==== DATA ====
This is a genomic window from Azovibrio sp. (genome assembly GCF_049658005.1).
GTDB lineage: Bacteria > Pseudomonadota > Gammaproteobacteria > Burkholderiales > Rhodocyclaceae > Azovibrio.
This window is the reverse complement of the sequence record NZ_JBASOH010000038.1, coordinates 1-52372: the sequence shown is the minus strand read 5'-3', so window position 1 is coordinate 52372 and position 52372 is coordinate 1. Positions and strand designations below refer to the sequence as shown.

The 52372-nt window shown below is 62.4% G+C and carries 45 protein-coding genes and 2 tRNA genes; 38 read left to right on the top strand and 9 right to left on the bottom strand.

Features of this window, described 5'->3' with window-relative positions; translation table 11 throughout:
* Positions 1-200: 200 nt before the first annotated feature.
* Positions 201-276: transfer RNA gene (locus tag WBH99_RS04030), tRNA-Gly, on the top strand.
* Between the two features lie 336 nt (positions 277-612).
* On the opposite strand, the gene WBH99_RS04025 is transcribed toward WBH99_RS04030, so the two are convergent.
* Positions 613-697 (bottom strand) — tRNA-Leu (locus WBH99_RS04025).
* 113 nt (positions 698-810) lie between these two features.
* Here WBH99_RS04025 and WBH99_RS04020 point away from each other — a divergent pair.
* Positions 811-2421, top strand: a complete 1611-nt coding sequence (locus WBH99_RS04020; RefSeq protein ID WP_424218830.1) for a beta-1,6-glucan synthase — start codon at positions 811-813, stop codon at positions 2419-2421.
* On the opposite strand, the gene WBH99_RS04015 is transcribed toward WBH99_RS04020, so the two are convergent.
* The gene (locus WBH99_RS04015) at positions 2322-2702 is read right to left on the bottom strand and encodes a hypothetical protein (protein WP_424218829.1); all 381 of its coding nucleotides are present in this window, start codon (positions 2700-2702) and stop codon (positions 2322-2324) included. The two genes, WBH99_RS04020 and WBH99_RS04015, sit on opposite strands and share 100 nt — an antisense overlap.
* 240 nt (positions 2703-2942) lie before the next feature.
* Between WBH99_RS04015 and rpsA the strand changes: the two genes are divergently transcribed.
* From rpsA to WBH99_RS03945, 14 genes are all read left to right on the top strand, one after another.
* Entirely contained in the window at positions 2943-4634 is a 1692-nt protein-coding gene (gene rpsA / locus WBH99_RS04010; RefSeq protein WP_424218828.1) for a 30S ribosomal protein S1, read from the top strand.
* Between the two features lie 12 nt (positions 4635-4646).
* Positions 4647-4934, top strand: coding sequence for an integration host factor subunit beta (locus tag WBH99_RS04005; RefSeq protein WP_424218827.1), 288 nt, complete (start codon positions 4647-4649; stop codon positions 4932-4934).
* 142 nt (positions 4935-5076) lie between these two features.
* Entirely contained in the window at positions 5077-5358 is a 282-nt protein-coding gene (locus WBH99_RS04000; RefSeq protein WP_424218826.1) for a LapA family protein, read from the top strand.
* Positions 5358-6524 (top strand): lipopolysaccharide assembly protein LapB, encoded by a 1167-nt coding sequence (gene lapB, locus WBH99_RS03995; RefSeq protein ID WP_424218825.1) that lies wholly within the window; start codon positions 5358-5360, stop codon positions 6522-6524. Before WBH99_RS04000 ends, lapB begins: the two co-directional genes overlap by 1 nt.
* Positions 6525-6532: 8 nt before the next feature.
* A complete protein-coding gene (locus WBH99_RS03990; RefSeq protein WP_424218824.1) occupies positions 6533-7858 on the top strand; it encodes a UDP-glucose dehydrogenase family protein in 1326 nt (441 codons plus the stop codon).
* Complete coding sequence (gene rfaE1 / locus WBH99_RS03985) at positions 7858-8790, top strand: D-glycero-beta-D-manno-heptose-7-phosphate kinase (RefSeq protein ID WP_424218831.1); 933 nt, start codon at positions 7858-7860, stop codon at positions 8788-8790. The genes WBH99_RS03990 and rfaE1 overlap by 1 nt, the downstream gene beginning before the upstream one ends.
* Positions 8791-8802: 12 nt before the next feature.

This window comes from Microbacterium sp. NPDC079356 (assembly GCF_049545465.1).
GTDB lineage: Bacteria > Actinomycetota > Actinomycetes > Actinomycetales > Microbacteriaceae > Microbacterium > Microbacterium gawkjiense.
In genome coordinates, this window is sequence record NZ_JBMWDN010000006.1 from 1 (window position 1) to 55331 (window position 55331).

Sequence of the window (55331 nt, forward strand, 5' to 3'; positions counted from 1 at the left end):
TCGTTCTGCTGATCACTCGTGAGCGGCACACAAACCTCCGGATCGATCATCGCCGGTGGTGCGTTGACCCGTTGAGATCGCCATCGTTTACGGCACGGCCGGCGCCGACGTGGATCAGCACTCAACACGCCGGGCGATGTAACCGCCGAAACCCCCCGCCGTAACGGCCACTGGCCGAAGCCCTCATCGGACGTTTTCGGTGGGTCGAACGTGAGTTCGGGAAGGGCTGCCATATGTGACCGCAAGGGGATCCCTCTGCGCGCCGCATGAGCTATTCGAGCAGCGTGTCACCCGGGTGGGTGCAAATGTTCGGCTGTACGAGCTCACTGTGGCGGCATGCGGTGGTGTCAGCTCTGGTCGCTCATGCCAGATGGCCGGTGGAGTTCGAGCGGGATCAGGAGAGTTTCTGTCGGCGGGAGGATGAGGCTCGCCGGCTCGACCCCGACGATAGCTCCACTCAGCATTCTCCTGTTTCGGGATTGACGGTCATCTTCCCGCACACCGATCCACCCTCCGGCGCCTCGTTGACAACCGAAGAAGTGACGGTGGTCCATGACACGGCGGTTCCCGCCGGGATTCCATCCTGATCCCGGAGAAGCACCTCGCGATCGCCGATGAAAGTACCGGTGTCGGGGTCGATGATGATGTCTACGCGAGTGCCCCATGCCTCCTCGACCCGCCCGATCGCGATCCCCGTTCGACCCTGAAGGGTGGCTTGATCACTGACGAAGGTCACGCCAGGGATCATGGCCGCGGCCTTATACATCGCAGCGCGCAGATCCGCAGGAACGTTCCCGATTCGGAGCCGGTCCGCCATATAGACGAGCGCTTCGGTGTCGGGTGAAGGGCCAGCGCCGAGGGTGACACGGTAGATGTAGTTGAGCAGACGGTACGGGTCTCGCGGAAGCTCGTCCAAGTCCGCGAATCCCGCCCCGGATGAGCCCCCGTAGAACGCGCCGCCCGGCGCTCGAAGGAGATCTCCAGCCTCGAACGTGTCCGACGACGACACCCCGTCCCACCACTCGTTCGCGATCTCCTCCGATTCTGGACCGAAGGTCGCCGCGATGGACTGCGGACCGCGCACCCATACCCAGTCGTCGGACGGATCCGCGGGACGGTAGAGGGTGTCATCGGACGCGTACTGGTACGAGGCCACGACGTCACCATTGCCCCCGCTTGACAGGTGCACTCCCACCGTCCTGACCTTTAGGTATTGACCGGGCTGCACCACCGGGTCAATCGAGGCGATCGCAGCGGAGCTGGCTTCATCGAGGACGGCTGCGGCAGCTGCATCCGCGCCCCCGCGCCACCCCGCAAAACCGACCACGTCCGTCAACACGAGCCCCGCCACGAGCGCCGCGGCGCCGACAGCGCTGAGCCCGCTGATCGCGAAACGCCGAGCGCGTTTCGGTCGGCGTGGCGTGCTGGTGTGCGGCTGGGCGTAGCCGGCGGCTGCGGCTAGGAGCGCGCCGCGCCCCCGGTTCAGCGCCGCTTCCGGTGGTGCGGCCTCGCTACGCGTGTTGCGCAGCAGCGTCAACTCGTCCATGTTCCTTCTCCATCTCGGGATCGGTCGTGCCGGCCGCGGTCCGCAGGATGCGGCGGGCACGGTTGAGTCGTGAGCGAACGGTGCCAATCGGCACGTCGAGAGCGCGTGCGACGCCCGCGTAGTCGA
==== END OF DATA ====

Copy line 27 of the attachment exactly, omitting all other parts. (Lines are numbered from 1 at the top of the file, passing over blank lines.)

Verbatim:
* Complete coding sequence (gene rfaE1 / locus WBH99_RS03985) at positions 7858-8790, top strand: D-glycero-beta-D-manno-heptose-7-phosphate kinase (RefSeq protein ID WP_424218831.1); 933 nt, start codon at positions 7858-7860, stop codon at positions 8788-8790. The genes WBH99_RS03990 and rfaE1 overlap by 1 nt, the downstream gene beginning before the upstream one ends.